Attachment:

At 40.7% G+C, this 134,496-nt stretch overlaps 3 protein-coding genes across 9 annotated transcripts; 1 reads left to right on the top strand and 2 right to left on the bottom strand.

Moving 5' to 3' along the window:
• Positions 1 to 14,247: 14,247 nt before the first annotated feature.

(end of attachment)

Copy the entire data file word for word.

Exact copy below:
At 40.7% G+C, this 134,496-nt stretch overlaps 3 protein-coding genes across 9 annotated transcripts; 1 reads left to right on the top strand and 2 right to left on the bottom strand.

Moving 5' to 3' along the window:
• Positions 1 to 14,247: 14,247 nt before the first annotated feature.